Titan is the only other place in the solar system with liquid on its surface
Picture a world where rain falls, gathers in lakes and ponds, seeps into the surrounding rock, and evaporates away, only to fall again. There's just one catch: The world is Saturn's moon, Titan, where the rain isn't water; it's liquid methane.
Two new papers explore how this eerily familiar, waterless "water cycle" manifests on Titan's surface. To do so, two separate research teams turned to data from the Cassini mission, which ended its stay at the Saturn system in September 2017. The spacecraft flew past the massive moon more than 100 times, gathering crucial observations of this strange world as it did so.
Some of those observations showed scientists something truly extraordinary: their first glimpse of liquid currently on the landscape, rather than mere ghosts of such liquid features. "Titan is the only world outside the Earth where we see bodies of liquid on the surface," Rosaly Lopes, a planetary scientist at NASA's Jet Propulsion Laboratory who worked on the Cassini mission but wasn't involved in either of the new papers. "Some of us like to call Titan the Earth of the outer solar system."
"Titan is the most interesting moon in the solar system. I think that gets me some enemies, but I think it's actually true," Shannon MacKenzie, lead author on one of the new studies and a planetary scientist at Johns Hopkins University's Applied Physics Laboratory, told Space.com. But that doesn't mean the moon is straightforward. "Titan throws us a lot of curveballs," she said.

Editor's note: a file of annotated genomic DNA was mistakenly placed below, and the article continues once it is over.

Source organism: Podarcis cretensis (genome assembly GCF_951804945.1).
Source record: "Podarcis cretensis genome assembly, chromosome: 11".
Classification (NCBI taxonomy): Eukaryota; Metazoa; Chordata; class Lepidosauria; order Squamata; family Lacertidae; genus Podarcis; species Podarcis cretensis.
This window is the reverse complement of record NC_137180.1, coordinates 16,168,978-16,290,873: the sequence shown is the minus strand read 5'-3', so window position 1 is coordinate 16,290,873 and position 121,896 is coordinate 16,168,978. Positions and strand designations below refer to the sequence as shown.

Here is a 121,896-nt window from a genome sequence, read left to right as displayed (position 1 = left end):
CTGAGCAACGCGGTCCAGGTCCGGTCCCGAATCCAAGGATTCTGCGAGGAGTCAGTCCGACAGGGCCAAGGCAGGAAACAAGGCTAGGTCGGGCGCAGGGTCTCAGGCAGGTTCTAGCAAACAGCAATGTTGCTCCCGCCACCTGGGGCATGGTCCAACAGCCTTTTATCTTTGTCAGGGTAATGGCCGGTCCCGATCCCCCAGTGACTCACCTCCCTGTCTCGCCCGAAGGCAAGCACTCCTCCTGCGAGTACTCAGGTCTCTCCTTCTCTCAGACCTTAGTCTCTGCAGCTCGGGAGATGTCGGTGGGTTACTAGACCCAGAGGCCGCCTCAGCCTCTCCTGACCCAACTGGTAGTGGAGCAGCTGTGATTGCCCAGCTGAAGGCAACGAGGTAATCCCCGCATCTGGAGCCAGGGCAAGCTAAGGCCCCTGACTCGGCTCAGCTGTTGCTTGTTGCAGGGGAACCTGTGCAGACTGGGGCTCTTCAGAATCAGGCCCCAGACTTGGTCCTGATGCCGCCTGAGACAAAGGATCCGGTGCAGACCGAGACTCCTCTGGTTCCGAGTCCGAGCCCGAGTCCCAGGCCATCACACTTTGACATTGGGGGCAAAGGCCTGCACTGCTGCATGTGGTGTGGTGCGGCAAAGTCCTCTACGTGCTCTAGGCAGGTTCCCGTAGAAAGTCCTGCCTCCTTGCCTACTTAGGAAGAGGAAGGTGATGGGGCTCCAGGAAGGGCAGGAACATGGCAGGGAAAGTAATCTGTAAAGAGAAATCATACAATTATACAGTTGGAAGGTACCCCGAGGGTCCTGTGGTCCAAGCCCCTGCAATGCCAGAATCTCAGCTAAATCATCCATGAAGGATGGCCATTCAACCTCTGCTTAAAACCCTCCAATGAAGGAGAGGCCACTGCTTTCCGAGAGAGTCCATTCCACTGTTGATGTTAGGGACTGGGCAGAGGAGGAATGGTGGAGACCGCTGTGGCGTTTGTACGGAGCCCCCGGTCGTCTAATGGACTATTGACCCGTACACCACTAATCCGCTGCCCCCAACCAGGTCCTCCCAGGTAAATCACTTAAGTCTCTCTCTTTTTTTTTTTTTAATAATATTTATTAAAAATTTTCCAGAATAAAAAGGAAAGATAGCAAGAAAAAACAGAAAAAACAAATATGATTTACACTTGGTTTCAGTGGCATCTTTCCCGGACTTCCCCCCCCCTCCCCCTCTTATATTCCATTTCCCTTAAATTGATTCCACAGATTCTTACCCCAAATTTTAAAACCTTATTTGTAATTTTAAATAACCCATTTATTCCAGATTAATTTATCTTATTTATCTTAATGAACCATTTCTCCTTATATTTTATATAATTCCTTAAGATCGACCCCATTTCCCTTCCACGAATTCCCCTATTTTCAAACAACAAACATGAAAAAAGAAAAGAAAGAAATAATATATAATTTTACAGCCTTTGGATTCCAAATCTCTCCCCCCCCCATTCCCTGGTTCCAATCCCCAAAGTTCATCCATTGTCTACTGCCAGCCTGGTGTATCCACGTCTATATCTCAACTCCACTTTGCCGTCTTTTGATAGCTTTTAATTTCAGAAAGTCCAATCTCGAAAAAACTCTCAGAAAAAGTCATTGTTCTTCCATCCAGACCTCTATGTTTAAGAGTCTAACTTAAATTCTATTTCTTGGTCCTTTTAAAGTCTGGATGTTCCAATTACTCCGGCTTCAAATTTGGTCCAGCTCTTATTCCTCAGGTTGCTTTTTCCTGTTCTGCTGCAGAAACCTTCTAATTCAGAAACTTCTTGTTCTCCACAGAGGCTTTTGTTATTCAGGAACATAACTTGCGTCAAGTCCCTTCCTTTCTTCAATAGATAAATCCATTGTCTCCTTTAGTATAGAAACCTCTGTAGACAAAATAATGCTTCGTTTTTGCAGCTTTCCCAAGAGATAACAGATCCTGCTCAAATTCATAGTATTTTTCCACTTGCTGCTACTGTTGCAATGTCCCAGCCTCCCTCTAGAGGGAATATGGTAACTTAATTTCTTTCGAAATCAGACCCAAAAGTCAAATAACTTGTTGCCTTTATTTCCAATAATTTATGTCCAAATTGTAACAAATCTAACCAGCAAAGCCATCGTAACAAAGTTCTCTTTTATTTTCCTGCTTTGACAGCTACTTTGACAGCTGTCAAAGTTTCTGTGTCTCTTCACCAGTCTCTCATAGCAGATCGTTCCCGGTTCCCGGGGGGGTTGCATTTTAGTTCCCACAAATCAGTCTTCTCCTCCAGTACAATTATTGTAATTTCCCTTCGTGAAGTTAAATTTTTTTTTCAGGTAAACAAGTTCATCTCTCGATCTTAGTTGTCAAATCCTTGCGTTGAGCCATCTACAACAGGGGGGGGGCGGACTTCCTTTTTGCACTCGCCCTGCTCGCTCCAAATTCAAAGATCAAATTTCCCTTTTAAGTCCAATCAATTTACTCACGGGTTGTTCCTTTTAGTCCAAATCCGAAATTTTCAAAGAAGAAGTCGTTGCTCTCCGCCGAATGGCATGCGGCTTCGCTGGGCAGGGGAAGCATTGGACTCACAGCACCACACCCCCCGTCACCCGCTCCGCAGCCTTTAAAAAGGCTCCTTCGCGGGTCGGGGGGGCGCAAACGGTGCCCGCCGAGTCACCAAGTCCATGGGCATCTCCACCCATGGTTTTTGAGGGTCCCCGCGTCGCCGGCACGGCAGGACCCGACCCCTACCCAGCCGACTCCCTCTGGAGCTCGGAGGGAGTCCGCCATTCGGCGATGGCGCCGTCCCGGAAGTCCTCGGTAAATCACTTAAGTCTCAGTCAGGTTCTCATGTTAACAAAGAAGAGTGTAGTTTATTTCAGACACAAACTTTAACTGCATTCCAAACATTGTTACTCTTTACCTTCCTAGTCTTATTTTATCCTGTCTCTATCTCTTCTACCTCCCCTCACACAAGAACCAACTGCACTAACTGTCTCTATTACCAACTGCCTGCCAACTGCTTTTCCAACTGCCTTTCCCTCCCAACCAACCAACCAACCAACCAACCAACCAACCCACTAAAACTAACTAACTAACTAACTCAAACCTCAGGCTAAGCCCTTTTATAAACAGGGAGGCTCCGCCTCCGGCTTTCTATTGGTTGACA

MacKenzie's study analyzes one potential curveball: three small features that appeared to be liquid-filled lakes when Cassini first spotted them, but seem to have dried up by the time the spacecraft returned to the area. The observations suggest that the liquid either evaporated or seeped into the surrounding planetary surface.
These "phantom lakes" may be evidence of seasonal changes on the moon, MacKenzie and her coauthors believe. (Seven Earth years passed between the spacecraft's two observations of the area, during which the northern hemisphere of the moon transitioned from winter to spring.)
But the situation may not be quite that simple, since the two sets of observations were taken by different instruments. Cassini was built to gather data with either its radar instrument or its visual and infrared light cameras, but not both simultaneously. And during the spacecraft's first pass, the region was too dark to use the cameras.
So MacKenzie and her colleagues had to factor in the change in instruments as a potential variable. But she's still confident that something is different in the two passes, and that it's pretty plausible that liquid was there, then disappeared. Even if the different signals over the two flybys were caused by some other phenomenon, MacKenzie said she's still intrigued by what that could tell us about the strange moon, which is among scientists' plausible candidates for where life may be lurking beyond Earth.